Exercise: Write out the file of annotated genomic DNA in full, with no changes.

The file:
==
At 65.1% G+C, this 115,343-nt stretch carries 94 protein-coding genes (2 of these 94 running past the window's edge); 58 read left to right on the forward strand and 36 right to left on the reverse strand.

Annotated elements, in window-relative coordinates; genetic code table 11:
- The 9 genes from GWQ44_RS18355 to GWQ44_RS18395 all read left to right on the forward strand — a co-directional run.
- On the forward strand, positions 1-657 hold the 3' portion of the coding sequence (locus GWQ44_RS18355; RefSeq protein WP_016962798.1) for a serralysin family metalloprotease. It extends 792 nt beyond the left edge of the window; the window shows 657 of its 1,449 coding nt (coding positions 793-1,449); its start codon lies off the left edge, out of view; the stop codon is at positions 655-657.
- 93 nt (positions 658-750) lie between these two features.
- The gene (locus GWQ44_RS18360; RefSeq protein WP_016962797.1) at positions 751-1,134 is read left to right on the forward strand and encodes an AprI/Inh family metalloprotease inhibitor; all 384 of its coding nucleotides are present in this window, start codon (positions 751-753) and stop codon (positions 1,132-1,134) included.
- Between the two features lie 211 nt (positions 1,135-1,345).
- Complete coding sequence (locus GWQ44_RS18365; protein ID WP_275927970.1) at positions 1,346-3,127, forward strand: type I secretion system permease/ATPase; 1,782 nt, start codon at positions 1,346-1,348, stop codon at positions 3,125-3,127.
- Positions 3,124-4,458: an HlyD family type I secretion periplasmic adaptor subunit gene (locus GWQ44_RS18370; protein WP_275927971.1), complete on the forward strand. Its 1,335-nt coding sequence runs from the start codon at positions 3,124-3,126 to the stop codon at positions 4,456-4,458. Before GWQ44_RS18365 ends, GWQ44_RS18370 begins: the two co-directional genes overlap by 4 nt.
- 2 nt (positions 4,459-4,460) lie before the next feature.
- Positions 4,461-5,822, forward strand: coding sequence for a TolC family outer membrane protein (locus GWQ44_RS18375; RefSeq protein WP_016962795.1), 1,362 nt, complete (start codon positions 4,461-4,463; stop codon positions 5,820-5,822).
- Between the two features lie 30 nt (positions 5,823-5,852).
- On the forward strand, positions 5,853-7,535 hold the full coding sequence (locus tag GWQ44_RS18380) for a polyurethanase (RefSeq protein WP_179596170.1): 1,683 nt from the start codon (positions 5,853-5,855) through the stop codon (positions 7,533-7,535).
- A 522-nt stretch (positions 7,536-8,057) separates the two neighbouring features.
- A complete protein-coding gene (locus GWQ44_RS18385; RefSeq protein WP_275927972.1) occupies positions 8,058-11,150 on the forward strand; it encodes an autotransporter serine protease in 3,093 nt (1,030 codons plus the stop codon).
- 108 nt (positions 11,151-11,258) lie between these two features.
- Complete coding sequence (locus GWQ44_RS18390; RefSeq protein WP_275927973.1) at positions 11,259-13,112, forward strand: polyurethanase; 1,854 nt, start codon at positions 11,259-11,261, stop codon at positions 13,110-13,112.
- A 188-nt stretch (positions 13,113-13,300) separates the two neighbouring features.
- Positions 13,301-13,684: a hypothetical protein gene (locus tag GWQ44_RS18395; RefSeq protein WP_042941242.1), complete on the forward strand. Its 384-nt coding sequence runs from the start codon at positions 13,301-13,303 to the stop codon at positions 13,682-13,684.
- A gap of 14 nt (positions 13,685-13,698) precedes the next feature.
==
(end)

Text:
At 65.1% G+C, this 115,343-nt stretch carries 94 protein-coding genes (2 of these 94 running past the window's edge); 58 read left to right on the forward strand and 36 right to left on the reverse strand.

Annotated elements, in window-relative coordinates; genetic code table 11:
- The 9 genes from GWQ44_RS18355 to GWQ44_RS18395 all read left to right on the forward strand — a co-directional run.
- On the forward strand, positions 1-657 hold the 3' portion of the coding sequence (locus GWQ44_RS18355; RefSeq protein WP_016962798.1) for a serralysin family metalloprotease. It extends 792 nt beyond the left edge of the window; the window shows 657 of its 1,449 coding nt (coding positions 793-1,449); its start codon lies off the left edge, out of view; the stop codon is at positions 655-657.
- 93 nt (positions 658-750) lie between these two features.
- The gene (locus GWQ44_RS18360; RefSeq protein WP_016962797.1) at positions 751-1,134 is read left to right on the forward strand and encodes an AprI/Inh family metalloprotease inhibitor; all 384 of its coding nucleotides are present in this window, start codon (positions 751-753) and stop codon (positions 1,132-1,134) included.
- Between the two features lie 211 nt (positions 1,135-1,345).
- Complete coding sequence (locus GWQ44_RS18365; protein ID WP_275927970.1) at positions 1,346-3,127, forward strand: type I secretion system permease/ATPase; 1,782 nt, start codon at positions 1,346-1,348, stop codon at positions 3,125-3,127.
- Positions 3,124-4,458: an HlyD family type I secretion periplasmic adaptor subunit gene (locus GWQ44_RS18370; protein WP_275927971.1), complete on the forward strand. Its 1,335-nt coding sequence runs from the start codon at positions 3,124-3,126 to the stop codon at positions 4,456-4,458. Before GWQ44_RS18365 ends, GWQ44_RS18370 begins: the two co-directional genes overlap by 4 nt.
- 2 nt (positions 4,459-4,460) lie before the next feature.
- Positions 4,461-5,822, forward strand: coding sequence for a TolC family outer membrane protein (locus GWQ44_RS18375; RefSeq protein WP_016962795.1), 1,362 nt, complete (start codon positions 4,461-4,463; stop codon positions 5,820-5,822).
- Between the two features lie 30 nt (positions 5,823-5,852).
- On the forward strand, positions 5,853-7,535 hold the full coding sequence (locus tag GWQ44_RS18380) for a polyurethanase (RefSeq protein WP_179596170.1): 1,683 nt from the start codon (positions 5,853-5,855) through the stop codon (positions 7,533-7,535).
- A 522-nt stretch (positions 7,536-8,057) separates the two neighbouring features.
- A complete protein-coding gene (locus GWQ44_RS18385; RefSeq protein WP_275927972.1) occupies positions 8,058-11,150 on the forward strand; it encodes an autotransporter serine protease in 3,093 nt (1,030 codons plus the stop codon).
- 108 nt (positions 11,151-11,258) lie between these two features.
- Complete coding sequence (locus GWQ44_RS18390; RefSeq protein WP_275927973.1) at positions 11,259-13,112, forward strand: polyurethanase; 1,854 nt, start codon at positions 11,259-11,261, stop codon at positions 13,110-13,112.
- A 188-nt stretch (positions 13,113-13,300) separates the two neighbouring features.
- Positions 13,301-13,684: a hypothetical protein gene (locus tag GWQ44_RS18395; RefSeq protein WP_042941242.1), complete on the forward strand. Its 384-nt coding sequence runs from the start codon at positions 13,301-13,303 to the stop codon at positions 13,682-13,684.
- A gap of 14 nt (positions 13,685-13,698) precedes the next feature.